After nearly 7 1/2 years of working out of an established music store, I am going to open my own repair and boutique retail store. I've got a great location and enough clients to make it work. I'm looking for a little advice, general thoughts and experiences.


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Hey Ryan,
I'm getting near the same position for myself here in the UK, but I'm keeping the workshop in the established store because the footfall of customers is excellent.

Is there a way for you to keep the store workshop open at the same time? I'm asking as it would be a worry for me that it might get taken over by someone new and detract business from the new off site workshop.

Dan Erlewine responded to my thread asking a similar thing, hopefully we'll swap numbers at some time soon - and I'll let you know what he has to say.
I'll be following your progress!!
Live the dream, Ryan!
You tell US how it works.
I worked in the local shop for eight years. I did repair, sales, and instruction. I became the manger. They closed. I hung my sign and have run my guitar repair and sales shop for five years now. Time and space are the constant reminders that I am alone in my journey. Never seems to be enough of either. I can not afford employees except a few trusted friends for few hours here and there. Read everything can about business now! You may not have much time for study when you open. I made a small room for guitar lessons three days a week. I have three teachers - they pay most of my rent. Students buy stuff! They also needs repair! The fastest selling items are the basic accessories strings, straps, cables, capos, tuner, stands, etc. I deal in vintage instruments as a main stay. Those instruments attract good customers! I sell beginners guitars, cool funky used stuff, and high-end vintage. Everything Asian in middle ground is too much work. I have no guitar dealerships. I let the big box stores handle all the pointy guitars, pedals and electronic stuff. These are big drain investments. Money and sales pitch/demonstration time are just sucked into a black hole.. To me they represent big competition, and little return on your money. I have 800sf' shop in Los Angeles. I do mostly bread and butter repairs because that makes money. And I love the work! I have a fast turn-around time and keep the customer well informed. Great communication is my golden rule. Guitars waiting to be fixed are money in the bank. Why wait? My scope and speed of various repairs has increased steadily. I leave most 'in-depth' restoration, or known problem repairs, to other guys in town - unless its my instrument, or something that I can take time and learn something new. Learning to simply say 'no' was my most valuable lesson. I work hard at learning as much as possible from every possible source.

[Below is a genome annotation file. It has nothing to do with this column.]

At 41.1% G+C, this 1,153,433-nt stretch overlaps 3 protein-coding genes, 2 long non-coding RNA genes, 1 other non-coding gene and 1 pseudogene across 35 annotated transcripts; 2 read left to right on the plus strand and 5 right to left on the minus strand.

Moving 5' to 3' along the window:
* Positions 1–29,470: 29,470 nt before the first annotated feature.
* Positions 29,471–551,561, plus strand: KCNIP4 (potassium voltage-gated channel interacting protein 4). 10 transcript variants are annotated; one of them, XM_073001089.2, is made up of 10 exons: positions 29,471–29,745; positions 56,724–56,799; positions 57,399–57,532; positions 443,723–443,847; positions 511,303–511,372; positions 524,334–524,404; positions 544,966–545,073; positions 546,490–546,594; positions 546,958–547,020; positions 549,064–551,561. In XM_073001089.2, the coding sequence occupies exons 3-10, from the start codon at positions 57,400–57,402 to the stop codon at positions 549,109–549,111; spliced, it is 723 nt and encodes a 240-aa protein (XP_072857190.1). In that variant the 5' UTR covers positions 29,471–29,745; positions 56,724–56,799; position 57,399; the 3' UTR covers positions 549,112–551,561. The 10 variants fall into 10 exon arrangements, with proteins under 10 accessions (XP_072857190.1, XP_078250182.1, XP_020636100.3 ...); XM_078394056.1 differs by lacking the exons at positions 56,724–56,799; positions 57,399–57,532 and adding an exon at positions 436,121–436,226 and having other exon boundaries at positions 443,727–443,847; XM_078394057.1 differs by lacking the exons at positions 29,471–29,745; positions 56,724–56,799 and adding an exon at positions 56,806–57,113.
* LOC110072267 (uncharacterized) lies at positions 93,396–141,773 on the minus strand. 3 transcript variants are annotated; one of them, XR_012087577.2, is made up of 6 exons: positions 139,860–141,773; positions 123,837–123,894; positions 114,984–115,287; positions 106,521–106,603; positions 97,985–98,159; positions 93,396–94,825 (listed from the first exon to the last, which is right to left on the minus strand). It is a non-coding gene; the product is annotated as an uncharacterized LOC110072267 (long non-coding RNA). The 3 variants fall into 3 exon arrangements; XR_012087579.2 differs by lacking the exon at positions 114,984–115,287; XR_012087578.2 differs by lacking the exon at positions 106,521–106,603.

You might be staring the wall thinking about a repair one minute - then conducting sixty-four piece orchestra of humans the next. You will need time alone to get some repairs completed. I have a second shop at home.

It will be all of you. Good Luck!
Read the book "The E-Myth" before you hang out your shingle. It will give you some insight.
Hey Guys,
Thanks for all of the feedback.



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